The Celtics were up, 50-47, over the Pistons at halftime with help from Thomas’ 13 points and Horford’s 12. But the game took a sharp turn in the Pistons favor in the third quarter and Detroit led the Celtics 73-71 going into the fourth. But the Celtics battled back thanks in large part to Horford, who finished with 18 points on 7-of-12 shooting.. 

Marcus Morris had a night for the Pistons with 22 points, while Andre Drummond scored 17 with 14 rebounds. 

Despite the shaky-at-best second half, the Celtics finally look like they’re headed in the right direction as a cohesive team. 

Stud of the night: Al Horford 

Oh man, did the Celtics miss Horford. He did a little bit of everything in his first game back after suffering a concussion during practice in October.

“Al was, for guy who hasn’t played much in the past weeks, obviously, was really good out of the gate,” head coach Brad Stevens said of Horford in his postgame interview. 

Horford led the team in rebounds with nine. He also had five assists, two steals, and two blocks. Beyond that, the Celtics just looked solid with Horford back on the court. His return might be the key to steadying the roller coaster start to the season the Celtics have experienced. 

Dud of the night: The Celtics’ third quarter 

What a disaster those 12 minutes were. After cruising through the first part of this game, the Celtics looked like they might lose the game in the third. The lead changes made for a riveting nail biter, but the Celtics’ turnovers and missed shots were frustrating. 

When the game was won: The first quarter (or so it seemed) 

The Celtics looked like a brand new team at the start of this one, and basically were, with the return of Horford and Crowder, and at the time it looked like this game was in the bag. But the game was almost lost in the third, as there were nine lead changes in that quarter alone and the Celtics just played poorly all around. But the energy they brought in the first quarter showed up again in the final minutes and the Celtics were able to pull off the win. 

Blog Author: 
Lucy Burdge
Nov 18, 2016; Boston, MA, USA;  Boston Celtics guard Isaiah Thomas (4) tries to get between Golden State Warriors guard Stephen Curry (30) and Golden State Warriors forward Draymond Green (23) during the first half at TD Garden. Mandatory Credit: Winslow Townson-USA TODAY Sports

It’s been Isaiah Thomas or nothing this season for the Celtics. (Winslow Townson/USA Today Sports)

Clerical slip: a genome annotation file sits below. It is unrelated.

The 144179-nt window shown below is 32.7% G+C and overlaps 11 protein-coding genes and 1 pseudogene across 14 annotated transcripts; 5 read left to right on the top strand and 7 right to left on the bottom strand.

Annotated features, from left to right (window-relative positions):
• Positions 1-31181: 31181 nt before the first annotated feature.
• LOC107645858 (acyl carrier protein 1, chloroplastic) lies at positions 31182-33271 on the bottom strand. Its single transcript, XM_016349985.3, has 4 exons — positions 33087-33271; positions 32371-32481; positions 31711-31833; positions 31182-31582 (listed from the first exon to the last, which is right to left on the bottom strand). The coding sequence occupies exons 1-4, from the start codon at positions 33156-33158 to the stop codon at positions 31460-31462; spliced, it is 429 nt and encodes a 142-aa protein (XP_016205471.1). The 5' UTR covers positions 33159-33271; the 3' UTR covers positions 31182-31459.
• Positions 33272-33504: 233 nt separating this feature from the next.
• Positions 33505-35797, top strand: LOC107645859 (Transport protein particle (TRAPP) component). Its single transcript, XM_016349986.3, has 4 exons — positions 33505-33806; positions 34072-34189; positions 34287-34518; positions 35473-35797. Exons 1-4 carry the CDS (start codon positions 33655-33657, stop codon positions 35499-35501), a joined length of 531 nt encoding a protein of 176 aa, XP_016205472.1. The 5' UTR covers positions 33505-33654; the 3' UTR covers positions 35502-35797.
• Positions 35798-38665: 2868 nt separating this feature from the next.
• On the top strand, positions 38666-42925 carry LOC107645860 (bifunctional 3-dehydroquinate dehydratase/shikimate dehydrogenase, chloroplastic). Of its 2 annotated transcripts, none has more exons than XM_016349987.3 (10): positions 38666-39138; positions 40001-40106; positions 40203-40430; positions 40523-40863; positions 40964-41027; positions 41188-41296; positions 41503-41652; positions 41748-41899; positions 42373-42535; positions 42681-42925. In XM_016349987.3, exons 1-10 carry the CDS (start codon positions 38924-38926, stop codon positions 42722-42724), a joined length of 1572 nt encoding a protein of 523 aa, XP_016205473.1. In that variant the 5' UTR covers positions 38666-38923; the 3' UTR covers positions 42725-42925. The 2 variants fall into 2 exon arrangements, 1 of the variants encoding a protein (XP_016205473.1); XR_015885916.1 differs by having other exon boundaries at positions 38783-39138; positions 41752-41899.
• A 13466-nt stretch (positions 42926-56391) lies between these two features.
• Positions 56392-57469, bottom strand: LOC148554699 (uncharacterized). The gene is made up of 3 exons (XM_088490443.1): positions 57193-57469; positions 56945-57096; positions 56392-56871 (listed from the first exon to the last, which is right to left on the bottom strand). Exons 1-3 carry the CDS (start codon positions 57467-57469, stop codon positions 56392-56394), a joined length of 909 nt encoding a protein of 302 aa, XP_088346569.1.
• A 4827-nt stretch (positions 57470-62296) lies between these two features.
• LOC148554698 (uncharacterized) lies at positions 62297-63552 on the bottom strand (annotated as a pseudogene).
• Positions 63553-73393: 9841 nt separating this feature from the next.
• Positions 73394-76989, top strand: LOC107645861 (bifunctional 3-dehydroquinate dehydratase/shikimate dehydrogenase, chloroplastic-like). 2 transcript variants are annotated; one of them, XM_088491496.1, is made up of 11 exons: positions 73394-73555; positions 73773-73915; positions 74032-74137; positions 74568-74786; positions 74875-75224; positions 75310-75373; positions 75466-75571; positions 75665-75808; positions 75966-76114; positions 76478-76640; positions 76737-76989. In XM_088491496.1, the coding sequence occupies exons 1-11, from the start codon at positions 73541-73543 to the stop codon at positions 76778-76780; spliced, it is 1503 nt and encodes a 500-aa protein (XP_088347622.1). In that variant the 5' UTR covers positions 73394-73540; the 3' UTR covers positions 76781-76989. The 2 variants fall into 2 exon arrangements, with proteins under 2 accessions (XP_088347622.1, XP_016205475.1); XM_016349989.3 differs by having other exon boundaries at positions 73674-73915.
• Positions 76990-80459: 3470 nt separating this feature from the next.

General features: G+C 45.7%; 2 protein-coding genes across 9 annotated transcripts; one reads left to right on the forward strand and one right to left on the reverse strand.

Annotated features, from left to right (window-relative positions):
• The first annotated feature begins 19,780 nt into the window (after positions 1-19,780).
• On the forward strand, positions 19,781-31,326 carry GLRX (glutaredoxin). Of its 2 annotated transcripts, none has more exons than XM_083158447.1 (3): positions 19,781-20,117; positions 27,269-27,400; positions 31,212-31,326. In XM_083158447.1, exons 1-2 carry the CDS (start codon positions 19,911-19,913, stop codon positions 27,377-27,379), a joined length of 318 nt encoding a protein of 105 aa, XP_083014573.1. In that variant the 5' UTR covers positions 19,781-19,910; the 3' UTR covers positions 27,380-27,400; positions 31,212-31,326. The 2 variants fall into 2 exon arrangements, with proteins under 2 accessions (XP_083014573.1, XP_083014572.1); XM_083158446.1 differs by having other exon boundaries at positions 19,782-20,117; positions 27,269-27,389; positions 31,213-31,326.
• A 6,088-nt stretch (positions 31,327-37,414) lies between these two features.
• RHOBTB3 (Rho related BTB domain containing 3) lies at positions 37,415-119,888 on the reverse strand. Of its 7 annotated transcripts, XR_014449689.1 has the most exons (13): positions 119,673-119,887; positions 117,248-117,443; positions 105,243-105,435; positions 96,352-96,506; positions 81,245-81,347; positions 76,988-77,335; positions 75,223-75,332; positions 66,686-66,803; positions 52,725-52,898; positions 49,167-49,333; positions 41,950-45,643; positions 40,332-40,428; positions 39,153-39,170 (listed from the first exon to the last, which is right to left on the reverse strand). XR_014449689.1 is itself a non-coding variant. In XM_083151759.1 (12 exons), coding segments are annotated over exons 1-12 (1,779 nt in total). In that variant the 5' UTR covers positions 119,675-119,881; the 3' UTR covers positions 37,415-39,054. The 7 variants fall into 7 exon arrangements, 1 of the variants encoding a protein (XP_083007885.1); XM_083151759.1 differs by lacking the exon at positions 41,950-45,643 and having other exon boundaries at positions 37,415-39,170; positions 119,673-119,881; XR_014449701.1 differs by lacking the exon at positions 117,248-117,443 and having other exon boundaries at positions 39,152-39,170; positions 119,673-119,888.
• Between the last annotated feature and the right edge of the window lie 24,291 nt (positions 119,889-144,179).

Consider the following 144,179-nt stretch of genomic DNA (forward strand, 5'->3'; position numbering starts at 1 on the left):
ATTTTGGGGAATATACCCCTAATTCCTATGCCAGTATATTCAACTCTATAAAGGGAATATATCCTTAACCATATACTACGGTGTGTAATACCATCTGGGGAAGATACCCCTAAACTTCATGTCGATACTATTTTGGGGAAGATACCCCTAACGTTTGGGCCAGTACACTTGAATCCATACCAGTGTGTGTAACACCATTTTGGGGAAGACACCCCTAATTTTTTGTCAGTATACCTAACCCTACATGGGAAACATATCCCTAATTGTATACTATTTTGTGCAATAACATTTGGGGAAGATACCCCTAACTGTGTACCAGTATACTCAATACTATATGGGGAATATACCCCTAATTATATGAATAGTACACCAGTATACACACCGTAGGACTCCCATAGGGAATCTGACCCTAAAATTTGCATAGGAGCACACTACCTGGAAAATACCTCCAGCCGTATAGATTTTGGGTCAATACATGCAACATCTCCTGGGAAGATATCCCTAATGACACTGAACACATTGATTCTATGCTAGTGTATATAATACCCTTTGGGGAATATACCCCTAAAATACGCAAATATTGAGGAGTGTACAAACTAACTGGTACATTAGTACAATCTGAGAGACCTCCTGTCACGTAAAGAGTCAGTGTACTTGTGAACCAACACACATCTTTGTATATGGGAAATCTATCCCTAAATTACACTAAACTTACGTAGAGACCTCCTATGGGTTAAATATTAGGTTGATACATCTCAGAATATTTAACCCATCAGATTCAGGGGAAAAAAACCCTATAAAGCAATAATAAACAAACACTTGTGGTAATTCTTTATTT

The imagery was too rich. Moments after Friday’s 104-88 wipeout at the hands of the Warriors, fire alarms were going off all around TD Garden. Fire trucks had trouble getting down the side streets leading up to the Garden to turn off the annoying sounds that delayed Brad Stevens’ postgame explanation of the mess. 

Turns out, a grill on the fourth floor malfunctioned and overheated, setting off the 20-minute disruption. 

If only fixing the Celtics were that easy. But we’ll try. 

1. Shorten the bench. From early on in camp, the thought was that having a deep bench could strengthen rotations for Brad Stevens. It hasn’t worked that way. The bench is not producing enough and is getting constantly outdone by the opposing group of reserves. On Friday, three players on the bench had at least 23 minutes. Part of that was because of garbage time in the fourth and part of it was traveling to Detroit after the game for a back-to-back Saturday. A good three or four man rotation off the bench is the sweet spot for most NBA teams and the return of Jae Crowder and Al Horford should help that. 

2. Pray for health. The Celtics have been admittedly hard hit by injuries early in the season. Crowder (left ankle) and Horford (concussion) have missed most of the season while Marcus Smart dinged his left ankle Friday night. Crowder and Horford should return on the trip while the prognosis for Smart does not seem dire. When you’re missing two-thirds of your starting front court, there is going to be a problem.  The Celtics have been using this as a bit of crutch but it’s been a legitimate issue that has stunted their ability to improve early on. 

3. Bench Kelly Olynyk. He spaces the floor but at some point, when you’re 0-for-5 as a finesse big man and have grab three rebounds in 17 minutes, the message needs to be sent. The Celtics can’t afford his finesse game right now. They need bigs who will get dirty. Olynyk is heading back to the bench and he should probably stay there until the 7-footer shows the ability and determination to help on the inside. Stevens certainly sounds like he’s going to try and support Olynyk on board for as long as he needs him. “Kelly, I thought, has always done a lot of good things for us. There’s some tough match-ups out there [Friday] and I think that he’s had better games; he’d be the first to tell you. But he’s been a good player for us.”